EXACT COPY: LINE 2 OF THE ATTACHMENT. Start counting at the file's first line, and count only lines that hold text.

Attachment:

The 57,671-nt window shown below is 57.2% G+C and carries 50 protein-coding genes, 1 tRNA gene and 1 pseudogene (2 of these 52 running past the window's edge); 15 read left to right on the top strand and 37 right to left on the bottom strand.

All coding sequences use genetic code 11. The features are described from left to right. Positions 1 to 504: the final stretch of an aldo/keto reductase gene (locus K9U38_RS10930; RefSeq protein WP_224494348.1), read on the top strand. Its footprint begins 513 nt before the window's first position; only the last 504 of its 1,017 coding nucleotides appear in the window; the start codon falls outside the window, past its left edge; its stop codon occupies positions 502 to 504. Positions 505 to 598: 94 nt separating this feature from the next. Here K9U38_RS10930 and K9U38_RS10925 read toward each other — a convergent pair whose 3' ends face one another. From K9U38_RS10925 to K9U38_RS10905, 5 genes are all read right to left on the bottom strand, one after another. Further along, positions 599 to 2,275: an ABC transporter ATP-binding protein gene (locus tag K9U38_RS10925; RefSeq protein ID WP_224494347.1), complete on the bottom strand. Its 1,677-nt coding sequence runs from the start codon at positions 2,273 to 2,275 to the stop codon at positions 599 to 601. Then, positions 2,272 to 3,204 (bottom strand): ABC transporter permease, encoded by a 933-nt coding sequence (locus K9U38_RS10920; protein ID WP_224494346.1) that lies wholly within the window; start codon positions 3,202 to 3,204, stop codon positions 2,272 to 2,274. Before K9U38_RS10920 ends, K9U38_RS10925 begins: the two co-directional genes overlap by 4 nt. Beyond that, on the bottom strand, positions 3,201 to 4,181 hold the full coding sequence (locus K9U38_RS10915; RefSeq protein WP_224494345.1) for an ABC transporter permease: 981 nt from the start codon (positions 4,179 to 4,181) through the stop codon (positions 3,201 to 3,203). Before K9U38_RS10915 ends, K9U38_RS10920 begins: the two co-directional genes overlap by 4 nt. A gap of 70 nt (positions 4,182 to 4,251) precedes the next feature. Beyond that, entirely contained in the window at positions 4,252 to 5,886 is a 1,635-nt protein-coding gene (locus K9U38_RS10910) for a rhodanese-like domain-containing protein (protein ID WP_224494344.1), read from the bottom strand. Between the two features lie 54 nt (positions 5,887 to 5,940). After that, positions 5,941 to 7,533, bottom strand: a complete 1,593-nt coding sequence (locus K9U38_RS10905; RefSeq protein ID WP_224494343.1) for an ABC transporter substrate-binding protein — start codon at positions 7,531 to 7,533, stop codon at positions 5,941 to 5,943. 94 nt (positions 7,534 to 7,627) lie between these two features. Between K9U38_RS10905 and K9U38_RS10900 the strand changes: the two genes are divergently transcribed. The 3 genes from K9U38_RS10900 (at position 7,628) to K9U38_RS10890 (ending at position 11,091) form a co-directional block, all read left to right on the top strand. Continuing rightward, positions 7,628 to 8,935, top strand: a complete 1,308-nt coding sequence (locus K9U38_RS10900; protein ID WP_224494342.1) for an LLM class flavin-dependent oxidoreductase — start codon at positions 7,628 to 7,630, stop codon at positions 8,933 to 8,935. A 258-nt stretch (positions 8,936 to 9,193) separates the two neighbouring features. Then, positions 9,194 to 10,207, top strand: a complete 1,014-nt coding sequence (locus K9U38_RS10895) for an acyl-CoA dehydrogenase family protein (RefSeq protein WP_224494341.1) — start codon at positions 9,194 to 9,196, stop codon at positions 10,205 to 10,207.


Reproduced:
All coding sequences use genetic code 11. The features are described from left to right. Positions 1 to 504: the final stretch of an aldo/keto reductase gene (locus K9U38_RS10930; RefSeq protein WP_224494348.1), read on the top strand. Its footprint begins 513 nt before the window's first position; only the last 504 of its 1,017 coding nucleotides appear in the window; the start codon falls outside the window, past its left edge; its stop codon occupies positions 502 to 504. Positions 505 to 598: 94 nt separating this feature from the next. Here K9U38_RS10930 and K9U38_RS10925 read toward each other — a convergent pair whose 3' ends face one another. From K9U38_RS10925 to K9U38_RS10905, 5 genes are all read right to left on the bottom strand, one after another. Further along, positions 599 to 2,275: an ABC transporter ATP-binding protein gene (locus tag K9U38_RS10925; RefSeq protein ID WP_224494347.1), complete on the bottom strand. Its 1,677-nt coding sequence runs from the start codon at positions 2,273 to 2,275 to the stop codon at positions 599 to 601. Then, positions 2,272 to 3,204 (bottom strand): ABC transporter permease, encoded by a 933-nt coding sequence (locus K9U38_RS10920; protein ID WP_224494346.1) that lies wholly within the window; start codon positions 3,202 to 3,204, stop codon positions 2,272 to 2,274. Before K9U38_RS10920 ends, K9U38_RS10925 begins: the two co-directional genes overlap by 4 nt. Beyond that, on the bottom strand, positions 3,201 to 4,181 hold the full coding sequence (locus K9U38_RS10915; RefSeq protein WP_224494345.1) for an ABC transporter permease: 981 nt from the start codon (positions 4,179 to 4,181) through the stop codon (positions 3,201 to 3,203). Before K9U38_RS10915 ends, K9U38_RS10920 begins: the two co-directional genes overlap by 4 nt. A gap of 70 nt (positions 4,182 to 4,251) precedes the next feature. Beyond that, entirely contained in the window at positions 4,252 to 5,886 is a 1,635-nt protein-coding gene (locus K9U38_RS10910) for a rhodanese-like domain-containing protein (protein ID WP_224494344.1), read from the bottom strand. Between the two features lie 54 nt (positions 5,887 to 5,940). After that, positions 5,941 to 7,533, bottom strand: a complete 1,593-nt coding sequence (locus K9U38_RS10905; RefSeq protein ID WP_224494343.1) for an ABC transporter substrate-binding protein — start codon at positions 7,531 to 7,533, stop codon at positions 5,941 to 5,943. 94 nt (positions 7,534 to 7,627) lie between these two features. Between K9U38_RS10905 and K9U38_RS10900 the strand changes: the two genes are divergently transcribed. The 3 genes from K9U38_RS10900 (at position 7,628) to K9U38_RS10890 (ending at position 11,091) form a co-directional block, all read left to right on the top strand. Continuing rightward, positions 7,628 to 8,935, top strand: a complete 1,308-nt coding sequence (locus K9U38_RS10900; protein ID WP_224494342.1) for an LLM class flavin-dependent oxidoreductase — start codon at positions 7,628 to 7,630, stop codon at positions 8,933 to 8,935. A 258-nt stretch (positions 8,936 to 9,193) separates the two neighbouring features. Then, positions 9,194 to 10,207, top strand: a complete 1,014-nt coding sequence (locus K9U38_RS10895) for an acyl-CoA dehydrogenase family protein (RefSeq protein WP_224494341.1) — start codon at positions 9,194 to 9,196, stop codon at positions 10,205 to 10,207.